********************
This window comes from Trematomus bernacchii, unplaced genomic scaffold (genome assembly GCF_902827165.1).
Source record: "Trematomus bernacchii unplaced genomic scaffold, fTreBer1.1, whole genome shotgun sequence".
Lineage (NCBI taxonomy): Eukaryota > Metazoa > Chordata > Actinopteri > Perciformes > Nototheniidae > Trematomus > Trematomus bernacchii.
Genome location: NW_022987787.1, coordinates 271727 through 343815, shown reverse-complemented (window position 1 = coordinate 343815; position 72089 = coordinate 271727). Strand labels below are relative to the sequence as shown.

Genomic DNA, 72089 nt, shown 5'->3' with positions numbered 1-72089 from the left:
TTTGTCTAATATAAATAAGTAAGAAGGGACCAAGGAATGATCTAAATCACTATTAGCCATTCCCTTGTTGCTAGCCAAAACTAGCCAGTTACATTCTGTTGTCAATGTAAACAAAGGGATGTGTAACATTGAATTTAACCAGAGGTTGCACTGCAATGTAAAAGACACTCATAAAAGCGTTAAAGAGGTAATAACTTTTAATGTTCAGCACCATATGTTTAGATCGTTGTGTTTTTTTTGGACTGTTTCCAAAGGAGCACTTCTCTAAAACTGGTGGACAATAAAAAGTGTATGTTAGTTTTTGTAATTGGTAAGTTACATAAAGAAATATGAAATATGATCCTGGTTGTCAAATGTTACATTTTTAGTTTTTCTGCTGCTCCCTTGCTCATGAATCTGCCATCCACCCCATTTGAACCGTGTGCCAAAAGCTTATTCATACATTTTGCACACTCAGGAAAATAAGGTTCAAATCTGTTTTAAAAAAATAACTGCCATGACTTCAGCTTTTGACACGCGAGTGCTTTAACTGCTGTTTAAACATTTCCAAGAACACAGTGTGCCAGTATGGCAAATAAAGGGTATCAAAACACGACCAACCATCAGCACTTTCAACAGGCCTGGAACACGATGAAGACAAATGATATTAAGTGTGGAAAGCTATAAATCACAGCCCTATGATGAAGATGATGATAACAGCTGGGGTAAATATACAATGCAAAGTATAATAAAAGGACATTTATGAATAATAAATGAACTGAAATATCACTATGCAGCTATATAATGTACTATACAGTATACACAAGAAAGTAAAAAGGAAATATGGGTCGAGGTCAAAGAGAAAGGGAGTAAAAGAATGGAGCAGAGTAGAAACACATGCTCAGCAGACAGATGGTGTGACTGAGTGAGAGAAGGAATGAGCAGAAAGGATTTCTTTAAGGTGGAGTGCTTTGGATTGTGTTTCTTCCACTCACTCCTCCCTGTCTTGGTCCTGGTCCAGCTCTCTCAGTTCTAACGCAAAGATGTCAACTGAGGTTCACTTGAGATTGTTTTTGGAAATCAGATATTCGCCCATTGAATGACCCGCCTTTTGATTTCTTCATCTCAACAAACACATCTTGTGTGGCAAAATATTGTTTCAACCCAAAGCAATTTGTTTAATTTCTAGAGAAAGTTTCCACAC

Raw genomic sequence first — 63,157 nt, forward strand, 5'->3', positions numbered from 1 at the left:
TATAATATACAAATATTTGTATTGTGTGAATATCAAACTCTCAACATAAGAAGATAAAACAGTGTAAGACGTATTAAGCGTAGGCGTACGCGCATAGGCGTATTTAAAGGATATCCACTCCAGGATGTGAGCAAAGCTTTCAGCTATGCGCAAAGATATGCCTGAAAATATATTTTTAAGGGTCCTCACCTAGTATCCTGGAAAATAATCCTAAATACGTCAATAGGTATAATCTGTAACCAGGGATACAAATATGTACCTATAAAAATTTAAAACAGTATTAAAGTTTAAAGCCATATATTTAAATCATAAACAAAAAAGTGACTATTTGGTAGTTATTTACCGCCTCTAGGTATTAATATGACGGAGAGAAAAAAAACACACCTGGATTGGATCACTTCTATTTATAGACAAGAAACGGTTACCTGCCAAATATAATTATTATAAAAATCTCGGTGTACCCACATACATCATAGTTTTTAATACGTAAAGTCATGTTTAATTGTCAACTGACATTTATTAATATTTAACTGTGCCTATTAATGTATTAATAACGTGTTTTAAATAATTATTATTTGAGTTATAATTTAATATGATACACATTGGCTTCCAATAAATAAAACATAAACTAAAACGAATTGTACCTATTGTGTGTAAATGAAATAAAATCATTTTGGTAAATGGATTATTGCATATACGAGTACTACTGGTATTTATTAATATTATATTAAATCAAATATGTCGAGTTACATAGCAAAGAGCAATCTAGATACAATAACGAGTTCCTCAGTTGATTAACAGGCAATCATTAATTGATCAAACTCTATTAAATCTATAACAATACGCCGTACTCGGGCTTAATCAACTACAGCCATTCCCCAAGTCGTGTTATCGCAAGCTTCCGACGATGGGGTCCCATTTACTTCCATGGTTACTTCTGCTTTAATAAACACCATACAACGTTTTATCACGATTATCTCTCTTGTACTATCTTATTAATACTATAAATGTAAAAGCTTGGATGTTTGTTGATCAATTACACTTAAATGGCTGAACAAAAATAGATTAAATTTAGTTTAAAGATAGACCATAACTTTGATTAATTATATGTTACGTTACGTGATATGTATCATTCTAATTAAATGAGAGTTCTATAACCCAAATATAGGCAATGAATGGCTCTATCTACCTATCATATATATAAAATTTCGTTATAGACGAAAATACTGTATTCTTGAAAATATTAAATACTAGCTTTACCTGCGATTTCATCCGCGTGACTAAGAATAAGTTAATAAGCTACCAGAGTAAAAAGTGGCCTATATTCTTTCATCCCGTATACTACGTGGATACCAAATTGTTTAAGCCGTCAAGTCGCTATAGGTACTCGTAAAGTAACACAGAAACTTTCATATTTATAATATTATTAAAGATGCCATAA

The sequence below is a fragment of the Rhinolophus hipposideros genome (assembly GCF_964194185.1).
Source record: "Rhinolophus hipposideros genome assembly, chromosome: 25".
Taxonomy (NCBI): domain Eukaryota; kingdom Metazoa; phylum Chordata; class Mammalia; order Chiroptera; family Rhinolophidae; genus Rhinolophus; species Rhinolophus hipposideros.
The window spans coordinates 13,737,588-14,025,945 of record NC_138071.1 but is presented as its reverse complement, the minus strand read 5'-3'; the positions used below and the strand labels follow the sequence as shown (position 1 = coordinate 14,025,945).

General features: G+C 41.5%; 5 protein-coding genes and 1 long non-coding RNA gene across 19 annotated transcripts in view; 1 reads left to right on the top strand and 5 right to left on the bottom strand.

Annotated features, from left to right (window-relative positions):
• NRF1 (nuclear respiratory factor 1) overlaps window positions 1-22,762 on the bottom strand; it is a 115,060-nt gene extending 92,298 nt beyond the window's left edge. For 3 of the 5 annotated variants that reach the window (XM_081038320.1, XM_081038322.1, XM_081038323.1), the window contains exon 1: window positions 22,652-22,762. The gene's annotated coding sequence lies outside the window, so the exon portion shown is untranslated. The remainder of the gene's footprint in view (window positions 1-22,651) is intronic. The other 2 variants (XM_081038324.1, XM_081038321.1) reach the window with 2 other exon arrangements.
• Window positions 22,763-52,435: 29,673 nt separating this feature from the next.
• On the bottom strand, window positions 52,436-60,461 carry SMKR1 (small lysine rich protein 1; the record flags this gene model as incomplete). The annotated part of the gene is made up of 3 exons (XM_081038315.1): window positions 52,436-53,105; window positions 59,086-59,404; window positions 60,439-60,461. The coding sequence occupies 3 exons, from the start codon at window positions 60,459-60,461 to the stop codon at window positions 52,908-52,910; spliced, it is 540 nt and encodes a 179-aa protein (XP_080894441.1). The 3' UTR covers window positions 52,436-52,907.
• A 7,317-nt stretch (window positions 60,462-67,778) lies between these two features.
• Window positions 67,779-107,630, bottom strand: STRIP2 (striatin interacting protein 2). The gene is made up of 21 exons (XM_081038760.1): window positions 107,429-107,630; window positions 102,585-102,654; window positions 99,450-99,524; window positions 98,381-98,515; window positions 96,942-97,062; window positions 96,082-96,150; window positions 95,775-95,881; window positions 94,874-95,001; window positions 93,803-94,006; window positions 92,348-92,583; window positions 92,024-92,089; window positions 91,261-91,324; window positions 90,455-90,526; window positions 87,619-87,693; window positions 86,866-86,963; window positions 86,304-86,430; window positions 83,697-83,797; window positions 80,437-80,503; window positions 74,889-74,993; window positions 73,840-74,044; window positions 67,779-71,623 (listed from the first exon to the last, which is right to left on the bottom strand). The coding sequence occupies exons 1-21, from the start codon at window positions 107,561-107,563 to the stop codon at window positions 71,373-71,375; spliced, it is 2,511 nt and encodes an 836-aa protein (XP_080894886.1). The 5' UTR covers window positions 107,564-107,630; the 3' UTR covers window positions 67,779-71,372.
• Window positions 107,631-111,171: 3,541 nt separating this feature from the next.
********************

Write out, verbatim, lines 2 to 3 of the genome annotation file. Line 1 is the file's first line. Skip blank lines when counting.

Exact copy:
Source record: "Trematomus bernacchii unplaced genomic scaffold, fTreBer1.1, whole genome shotgun sequence".
Lineage (NCBI taxonomy): Eukaryota > Metazoa > Chordata > Actinopteri > Perciformes > Nototheniidae > Trematomus > Trematomus bernacchii.